How Olivia de Havilland defied the male studio heads – and charmed the audience.


The actress Olivia de Havilland, who died on Saturday at the age of 104 in her home in Paris, turned Hollywood upside down in two ways

The two-time Oscar-winner was a pivotal figure in Hollywood’s golden era and has appeared in nearly 50 films since the beginning of her film career in 1935.

De Havilland, perhaps best known for her role as Melanie Hamilton in “Gone with the Wind” and for her twists in “Robin Hood” and “Captain Blood,” was less known for her efforts to end Communist influence in Hollywood. In 1946, De Havilland gave a speech to the Hollywood Independent Citizens Committee of the Arts, Sciences, and Professions in which she was asked to condemn the Truman administration’s policies toward the Soviet Union.

Instead of delivering the pro-Soviet speech, she urged the Hollywood liberals to distance themselves from Moscow and the American Communists.

“We believe in democracy, not communism,” she said, according to the book “Dupes: How America’s Adversaries Have Manipulated Progresses for a Century” by Paul Kengor.

She warned liberals that communists would “often join liberal organizations” to exploit them.

“When Hollywood’s Bolsheviks saw what de Havilland had done, they were furious,” Kengor wrote, citing the speech as “a serious awakening for Ronald Reagan,” who was also a member of the Independent Citizens’ Committee of Arts, Sciences and Professions in Hollywood.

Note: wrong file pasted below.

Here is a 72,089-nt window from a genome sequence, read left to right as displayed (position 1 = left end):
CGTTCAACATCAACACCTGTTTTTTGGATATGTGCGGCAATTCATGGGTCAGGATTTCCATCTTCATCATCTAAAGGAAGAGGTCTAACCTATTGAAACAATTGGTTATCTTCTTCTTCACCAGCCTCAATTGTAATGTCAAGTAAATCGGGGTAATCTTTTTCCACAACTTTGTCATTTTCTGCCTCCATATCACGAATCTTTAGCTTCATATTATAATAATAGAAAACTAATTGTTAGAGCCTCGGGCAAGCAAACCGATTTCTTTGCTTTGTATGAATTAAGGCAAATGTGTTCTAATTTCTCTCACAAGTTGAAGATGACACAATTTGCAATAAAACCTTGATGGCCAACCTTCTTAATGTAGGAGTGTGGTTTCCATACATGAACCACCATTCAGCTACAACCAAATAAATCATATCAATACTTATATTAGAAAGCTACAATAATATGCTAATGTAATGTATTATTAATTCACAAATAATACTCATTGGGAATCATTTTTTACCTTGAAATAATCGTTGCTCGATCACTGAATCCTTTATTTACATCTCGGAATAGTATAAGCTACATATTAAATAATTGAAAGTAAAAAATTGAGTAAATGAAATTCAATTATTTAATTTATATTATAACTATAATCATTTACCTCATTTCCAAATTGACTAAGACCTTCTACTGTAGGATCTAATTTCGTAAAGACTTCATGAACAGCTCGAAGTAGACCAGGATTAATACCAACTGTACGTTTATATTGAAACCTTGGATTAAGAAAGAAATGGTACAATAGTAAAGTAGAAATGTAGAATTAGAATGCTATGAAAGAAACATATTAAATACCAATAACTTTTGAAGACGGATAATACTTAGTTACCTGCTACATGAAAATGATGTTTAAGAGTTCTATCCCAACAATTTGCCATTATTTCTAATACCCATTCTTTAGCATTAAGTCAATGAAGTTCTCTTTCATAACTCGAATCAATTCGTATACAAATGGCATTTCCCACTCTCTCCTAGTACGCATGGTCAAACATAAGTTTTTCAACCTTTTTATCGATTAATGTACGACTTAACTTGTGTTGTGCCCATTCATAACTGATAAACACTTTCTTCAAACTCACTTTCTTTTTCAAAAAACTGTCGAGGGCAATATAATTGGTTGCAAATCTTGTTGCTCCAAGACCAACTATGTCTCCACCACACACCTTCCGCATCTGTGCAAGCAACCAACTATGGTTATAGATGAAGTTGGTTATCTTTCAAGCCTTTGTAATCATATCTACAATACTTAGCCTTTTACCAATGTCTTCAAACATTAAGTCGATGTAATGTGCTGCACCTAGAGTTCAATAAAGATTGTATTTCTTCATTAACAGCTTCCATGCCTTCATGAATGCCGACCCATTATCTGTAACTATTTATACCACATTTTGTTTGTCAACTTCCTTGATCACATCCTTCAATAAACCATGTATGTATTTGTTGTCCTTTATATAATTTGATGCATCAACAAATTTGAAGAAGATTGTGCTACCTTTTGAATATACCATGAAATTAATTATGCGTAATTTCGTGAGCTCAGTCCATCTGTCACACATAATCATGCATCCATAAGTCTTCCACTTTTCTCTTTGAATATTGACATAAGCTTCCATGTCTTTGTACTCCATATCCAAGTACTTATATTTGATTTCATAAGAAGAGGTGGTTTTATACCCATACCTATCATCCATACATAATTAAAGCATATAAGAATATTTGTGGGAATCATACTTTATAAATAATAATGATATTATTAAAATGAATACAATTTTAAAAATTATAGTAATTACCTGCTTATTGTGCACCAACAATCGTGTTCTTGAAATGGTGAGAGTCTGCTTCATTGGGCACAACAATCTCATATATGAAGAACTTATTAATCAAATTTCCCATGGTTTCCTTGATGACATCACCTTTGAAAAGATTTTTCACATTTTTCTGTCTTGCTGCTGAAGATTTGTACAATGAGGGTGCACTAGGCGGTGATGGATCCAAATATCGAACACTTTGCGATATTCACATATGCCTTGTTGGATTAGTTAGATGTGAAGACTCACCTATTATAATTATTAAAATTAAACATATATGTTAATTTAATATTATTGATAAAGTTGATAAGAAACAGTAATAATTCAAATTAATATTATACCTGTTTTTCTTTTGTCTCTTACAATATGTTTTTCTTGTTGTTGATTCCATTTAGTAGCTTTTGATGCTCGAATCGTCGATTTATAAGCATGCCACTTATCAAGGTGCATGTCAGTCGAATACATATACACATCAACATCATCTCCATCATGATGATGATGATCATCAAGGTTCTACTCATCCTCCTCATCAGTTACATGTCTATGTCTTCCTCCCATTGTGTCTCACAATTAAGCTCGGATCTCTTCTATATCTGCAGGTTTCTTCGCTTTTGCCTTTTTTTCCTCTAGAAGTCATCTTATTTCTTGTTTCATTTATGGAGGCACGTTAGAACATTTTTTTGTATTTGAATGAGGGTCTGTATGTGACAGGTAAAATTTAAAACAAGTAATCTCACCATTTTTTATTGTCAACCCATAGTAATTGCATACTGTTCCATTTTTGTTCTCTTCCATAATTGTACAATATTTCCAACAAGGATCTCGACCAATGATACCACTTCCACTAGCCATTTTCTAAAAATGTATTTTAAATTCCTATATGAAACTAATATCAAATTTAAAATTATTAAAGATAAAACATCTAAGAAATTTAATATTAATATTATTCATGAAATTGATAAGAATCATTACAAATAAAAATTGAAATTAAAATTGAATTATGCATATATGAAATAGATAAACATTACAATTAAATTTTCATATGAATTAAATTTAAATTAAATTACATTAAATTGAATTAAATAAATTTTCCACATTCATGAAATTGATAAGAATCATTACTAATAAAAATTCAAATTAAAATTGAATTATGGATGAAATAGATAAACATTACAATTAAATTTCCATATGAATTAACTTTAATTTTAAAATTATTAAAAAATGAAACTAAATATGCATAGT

Reagan and de Havilland were already working together on the “Santa Fe Trail” in 1940.

They also fought to end the Hollywood system, according to which actors had to work exclusively for the studio they had signed on for up to seven years, unless they were lent to competitors. Under this system, actors could be suspended without pay if they refused roles, and the period of suspension was recorded in their contracts.

De Havilland also thought Warner Bros. would give her inferior roles.

“She expected that her home studios, Warner Bros. would cast her in her own leading roles. That didn’t really happen. She still felt that her best roles were in other studios,” said Emily Carman, a professor at Chapman University.

De Havilland sued her employer, Warner Bros. in 1943 when they tried to renew her contract. The lawsuit ended the system of long-term contracts and changed the way Hollywood worked. The court decision in de Havilland’s favor became known as the “De Havilland Act.

“She could have just been the simpleton of Errol Flynn,” said Carman, referring to de Havilland’s co-star in a number of films. “We wouldn’t remember her if that’s what she just did. It’s really remarkable that in the prime of her career, she fought offstage against Warner Bros. for almost two years”.

“She went beyond the form that Hollywood had given her for a more multi-faceted acting career,” Carman said.

De Havilland won her first Oscar in 1947 for Best Actress in the 1946 film “To Each His Own” and her second Oscar in 1949 for her performance in “The Heiress”.

She was “the great Hollywood star of the Golden Age,” said Jonathan Kuntz, film historian at UCLA School of Theater, Film and Television.

“She lived so long, lived into the 21st century,” Kuntz added, “and allowed people in the modern era to still get a first-hand look at a person with that experience in the classical era.

This story was made available to by Zenger News.


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